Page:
LA Mayor Appoints City’s First Chief Design Officer

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Los Angeles Mayor Eric Garcetti has appointed Christopher Hawthorne as the city’s first chief design officer, according to an official release. The post was created to “improve the quality of civic architecture and urban design across Los Angeles” and foster a “broad civic conversation about architecture and urban design across the city.”

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Hawthorne will be leaving the Los Angeles Times, where he has served as the architecture critic since 2004, to join City Hall next month. As he explained in a column penned for The Los Angeles Times last week, “the main and animating subject of my work has been Los Angeles itself and the major civic transformation that’s underway here.

“It’s precisely the scale of that transformation—how much hangs in the balance as L.A. tries to establish a coherent post-suburban identity and deal with a severe housing and homelessness crisis and the specter of climate change, among other challenges—that explains why I’ve decided to leave after nearly 14 years.” Hawthorne is a native of Berkeley, Calif., and a graduate of Yale University, where he studied political science and architectural history. In addition to his post at the L.A. Times, Hawthorne was professor of practice at Occidental College, where he led an annual L.A. series, exploring the city’s past, present and future and issues that “will dominate the civic conversation.” It was during one of those conversations with Eric Garcetti following his reelection in 2017 that the mayor first spoke about the role in a broad way, Hawthorne told Curbed LA.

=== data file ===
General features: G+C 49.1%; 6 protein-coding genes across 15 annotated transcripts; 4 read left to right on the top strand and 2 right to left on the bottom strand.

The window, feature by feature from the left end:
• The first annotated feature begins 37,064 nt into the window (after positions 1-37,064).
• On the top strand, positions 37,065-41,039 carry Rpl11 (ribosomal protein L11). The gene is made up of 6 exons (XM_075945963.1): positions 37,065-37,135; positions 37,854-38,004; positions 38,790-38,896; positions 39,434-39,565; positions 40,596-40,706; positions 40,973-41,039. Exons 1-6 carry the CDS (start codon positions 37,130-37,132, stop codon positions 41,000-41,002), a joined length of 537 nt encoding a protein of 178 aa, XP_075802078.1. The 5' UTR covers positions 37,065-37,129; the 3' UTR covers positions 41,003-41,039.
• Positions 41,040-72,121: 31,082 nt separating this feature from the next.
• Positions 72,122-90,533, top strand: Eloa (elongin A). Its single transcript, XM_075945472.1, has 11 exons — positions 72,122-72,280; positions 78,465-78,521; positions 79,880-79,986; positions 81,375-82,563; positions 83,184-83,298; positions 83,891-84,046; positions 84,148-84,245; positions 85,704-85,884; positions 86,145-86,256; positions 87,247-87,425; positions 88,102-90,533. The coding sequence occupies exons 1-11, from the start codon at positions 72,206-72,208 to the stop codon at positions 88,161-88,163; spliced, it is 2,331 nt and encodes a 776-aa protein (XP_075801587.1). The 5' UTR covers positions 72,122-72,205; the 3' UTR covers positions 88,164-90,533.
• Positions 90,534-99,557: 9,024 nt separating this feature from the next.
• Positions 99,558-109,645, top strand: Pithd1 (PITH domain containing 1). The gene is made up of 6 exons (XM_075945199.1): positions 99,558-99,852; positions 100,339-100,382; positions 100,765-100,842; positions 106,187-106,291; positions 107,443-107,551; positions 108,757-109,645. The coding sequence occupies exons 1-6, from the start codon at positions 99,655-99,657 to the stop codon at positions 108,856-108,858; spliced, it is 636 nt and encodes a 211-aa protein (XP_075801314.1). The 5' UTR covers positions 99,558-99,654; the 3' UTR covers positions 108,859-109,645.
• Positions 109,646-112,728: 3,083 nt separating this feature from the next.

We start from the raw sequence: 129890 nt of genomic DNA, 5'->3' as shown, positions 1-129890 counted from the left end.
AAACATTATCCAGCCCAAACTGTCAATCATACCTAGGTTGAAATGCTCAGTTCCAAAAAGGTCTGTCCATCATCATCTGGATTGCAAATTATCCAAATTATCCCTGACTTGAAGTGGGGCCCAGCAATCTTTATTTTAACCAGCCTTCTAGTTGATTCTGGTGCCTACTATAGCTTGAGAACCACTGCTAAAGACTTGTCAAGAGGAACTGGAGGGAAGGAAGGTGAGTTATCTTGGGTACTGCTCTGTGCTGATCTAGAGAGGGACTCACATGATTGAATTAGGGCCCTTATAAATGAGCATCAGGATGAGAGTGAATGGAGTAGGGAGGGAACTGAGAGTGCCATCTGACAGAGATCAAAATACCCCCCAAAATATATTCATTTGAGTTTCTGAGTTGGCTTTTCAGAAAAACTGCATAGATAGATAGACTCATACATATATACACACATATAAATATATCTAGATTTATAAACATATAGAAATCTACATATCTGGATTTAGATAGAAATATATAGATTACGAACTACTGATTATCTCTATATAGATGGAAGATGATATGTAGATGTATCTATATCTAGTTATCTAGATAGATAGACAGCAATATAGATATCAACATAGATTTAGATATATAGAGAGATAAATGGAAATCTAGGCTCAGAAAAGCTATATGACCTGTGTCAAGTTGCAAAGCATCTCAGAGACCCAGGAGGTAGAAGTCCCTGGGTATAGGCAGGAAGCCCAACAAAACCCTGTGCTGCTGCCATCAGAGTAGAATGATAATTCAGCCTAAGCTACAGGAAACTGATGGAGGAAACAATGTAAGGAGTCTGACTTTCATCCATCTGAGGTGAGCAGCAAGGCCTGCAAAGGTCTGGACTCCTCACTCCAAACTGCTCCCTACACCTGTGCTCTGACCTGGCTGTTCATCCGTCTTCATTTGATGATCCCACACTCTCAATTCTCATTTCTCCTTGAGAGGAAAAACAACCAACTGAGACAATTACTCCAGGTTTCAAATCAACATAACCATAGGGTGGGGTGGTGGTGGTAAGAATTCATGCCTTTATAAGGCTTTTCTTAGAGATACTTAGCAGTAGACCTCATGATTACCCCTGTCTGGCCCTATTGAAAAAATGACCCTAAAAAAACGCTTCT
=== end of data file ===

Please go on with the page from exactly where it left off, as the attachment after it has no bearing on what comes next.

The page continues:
It’s a novel role, but not one that hasn’t been adopted by other cities looking to have a more cohesive planning and design process in other ways, as Hawthorne pointed out to Curbed LA following his appointment.

He cited New York’s efforts under former New York City mayors Michael Bloomberg and John Lindsay as examples. The former, he said, empowered some of his commissioners, including Janette Sadik-Khan in transportation to “think boldly about the intersection of their departments with urban design.”

Hawthorne said that the mayor is interested in how a “smart approach to design can not only improve the architecture and public realm but also be a unifying force in leveraging investments in new housing and new transit,” as well as “boosting a larger civic conversation about architecture and design.”

A big part of his role, Hawthorne said, would be communicating across various departments and agencies on the one hand and City Hall and the public on the other.

Hawthorne’s departure comes at an interesting juncture for the L.A. Times, which underwent an ownership change in early February when L.A. biotech billionaire Patrick Soon-Shiong purchased the paper, along with other properties from parent company, Tronc.

Hawthorne wasn’t available to talk to Commercial Observer.